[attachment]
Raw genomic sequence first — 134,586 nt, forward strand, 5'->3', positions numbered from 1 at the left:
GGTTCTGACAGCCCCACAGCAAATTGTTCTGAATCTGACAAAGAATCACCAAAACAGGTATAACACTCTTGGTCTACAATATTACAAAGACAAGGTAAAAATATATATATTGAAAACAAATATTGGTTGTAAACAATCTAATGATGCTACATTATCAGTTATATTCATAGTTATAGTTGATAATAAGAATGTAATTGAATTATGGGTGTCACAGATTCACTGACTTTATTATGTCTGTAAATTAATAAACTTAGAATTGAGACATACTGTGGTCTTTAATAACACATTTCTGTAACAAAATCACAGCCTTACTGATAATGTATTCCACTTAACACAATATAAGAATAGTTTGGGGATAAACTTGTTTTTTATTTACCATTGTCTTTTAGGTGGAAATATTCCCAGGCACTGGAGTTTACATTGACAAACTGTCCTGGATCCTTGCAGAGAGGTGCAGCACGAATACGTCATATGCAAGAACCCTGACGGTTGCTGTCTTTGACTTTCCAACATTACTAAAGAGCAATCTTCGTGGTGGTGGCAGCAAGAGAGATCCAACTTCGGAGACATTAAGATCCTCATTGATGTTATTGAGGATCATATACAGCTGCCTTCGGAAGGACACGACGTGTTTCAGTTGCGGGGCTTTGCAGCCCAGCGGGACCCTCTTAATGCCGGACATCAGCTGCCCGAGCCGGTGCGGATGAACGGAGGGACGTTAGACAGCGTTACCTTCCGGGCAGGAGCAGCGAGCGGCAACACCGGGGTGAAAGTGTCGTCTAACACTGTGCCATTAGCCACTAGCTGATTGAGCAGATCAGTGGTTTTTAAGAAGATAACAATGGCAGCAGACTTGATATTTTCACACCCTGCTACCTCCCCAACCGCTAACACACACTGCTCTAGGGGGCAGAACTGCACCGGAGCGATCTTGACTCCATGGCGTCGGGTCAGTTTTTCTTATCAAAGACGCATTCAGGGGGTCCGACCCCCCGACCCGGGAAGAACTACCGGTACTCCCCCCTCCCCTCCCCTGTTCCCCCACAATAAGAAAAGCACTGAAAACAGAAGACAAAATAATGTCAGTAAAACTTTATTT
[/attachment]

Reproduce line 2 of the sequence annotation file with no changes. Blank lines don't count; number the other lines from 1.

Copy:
GGTTCTGACAGCCCCACAGCAAATTGTTCTGAATCTGACAAAGAATCACCAAAACAGGTATAACACTCTTGGTCTACAATATTACAAAGACAAGGTAAAAATATATATATTGAAAACAAATATTGGTTGTAAACAATCTAATGATGCTACATTATCAGTTATATTCATAGTTATAGTTGATAATAAGAATGTAATTGAATTATGGGTGTCACAGATTCACTGACTTTATTATGTCTGTAAATTAATAAACTTAGAATTGAGACATACTGTGGTCTTTAATAACACATTTCTGTAACAAAATCACAGCCTTACTGATAATGTATTCCACTTAACACAATATAAGAATAGTTTGGGGATAAACTTGTTTTTTATTTACCATTGTCTTTTAGGTGGAAATATTCCCAGGCACTGGAGTTTACATTGACAAACTGTCCTGGATCCTTGCAGAGAGGTGCAGCACGAATACGTCATATGCAAGAACCCTGACGGTTGCTGTCTTTGACTTTCCAACATTACTAAAGAGCAATCTTCGTGGTGGTGGCAGCAAGAGAGATCCAACTTCGGAGACATTAAGATCCTCATTGATGTTATTGAGGATCATATACAGCTGCCTTCGGAAGGACACGACGTGTTTCAGTTGCGGGGCTTTGCAGCCCAGCGGGACCCTCTTAATGCCGGACATCAGCTGCCCGAGCCGGTGCGGATGAACGGAGGGACGTTAGACAGCGTTACCTTCCGGGCAGGAGCAGCGAGCGGCAACACCGGGGTGAAAGTGTCGTCTAACACTGTGCCATTAGCCACTAGCTGATTGAGCAGATCAGTGGTTTTTAAGAAGATAACAATGGCAGCAGACTTGATATTTTCACACCCTGCTACCTCCCCAACCGCTAACACACACTGCTCTAGGGGGCAGAACTGCACCGGAGCGATCTTGACTCCATGGCGTCGGGTCAGTTTTTCTTATCAAAGACGCATTCAGGGGGTCCGACCCCCCGACCCGGGAAGAACTACCGGTACTCCCCCCTCCCCTCCCCTGTTCCCCCACAATAAGAAAAGCACTGAAAACAGAAGACAAAATAATGTCAGTAAAACTTTATTT